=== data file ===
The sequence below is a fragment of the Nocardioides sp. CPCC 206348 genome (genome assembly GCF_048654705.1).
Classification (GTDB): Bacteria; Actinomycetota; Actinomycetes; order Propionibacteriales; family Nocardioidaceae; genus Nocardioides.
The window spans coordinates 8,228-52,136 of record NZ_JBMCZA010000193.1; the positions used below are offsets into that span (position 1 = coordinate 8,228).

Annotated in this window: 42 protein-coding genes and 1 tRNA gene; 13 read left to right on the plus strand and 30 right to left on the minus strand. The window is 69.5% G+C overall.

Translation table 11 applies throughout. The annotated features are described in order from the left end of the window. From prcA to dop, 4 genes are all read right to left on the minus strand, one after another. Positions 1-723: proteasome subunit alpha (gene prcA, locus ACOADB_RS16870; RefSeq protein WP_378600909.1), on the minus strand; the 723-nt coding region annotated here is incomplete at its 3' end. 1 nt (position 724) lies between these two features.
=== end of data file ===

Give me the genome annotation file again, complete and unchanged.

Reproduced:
The sequence below is a fragment of the Nocardioides sp. CPCC 206348 genome (genome assembly GCF_048654705.1).
Classification (GTDB): Bacteria; Actinomycetota; Actinomycetes; order Propionibacteriales; family Nocardioidaceae; genus Nocardioides.
The window spans coordinates 8,228-52,136 of record NZ_JBMCZA010000193.1; the positions used below are offsets into that span (position 1 = coordinate 8,228).

Annotated in this window: 42 protein-coding genes and 1 tRNA gene; 13 read left to right on the plus strand and 30 right to left on the minus strand. The window is 69.5% G+C overall.

Translation table 11 applies throughout. The annotated features are described in order from the left end of the window. From prcA to dop, 4 genes are all read right to left on the minus strand, one after another. Positions 1-723: proteasome subunit alpha (gene prcA, locus ACOADB_RS16870; RefSeq protein WP_378600909.1), on the minus strand; the 723-nt coding region annotated here is incomplete at its 3' end. 1 nt (position 724) lies between these two features.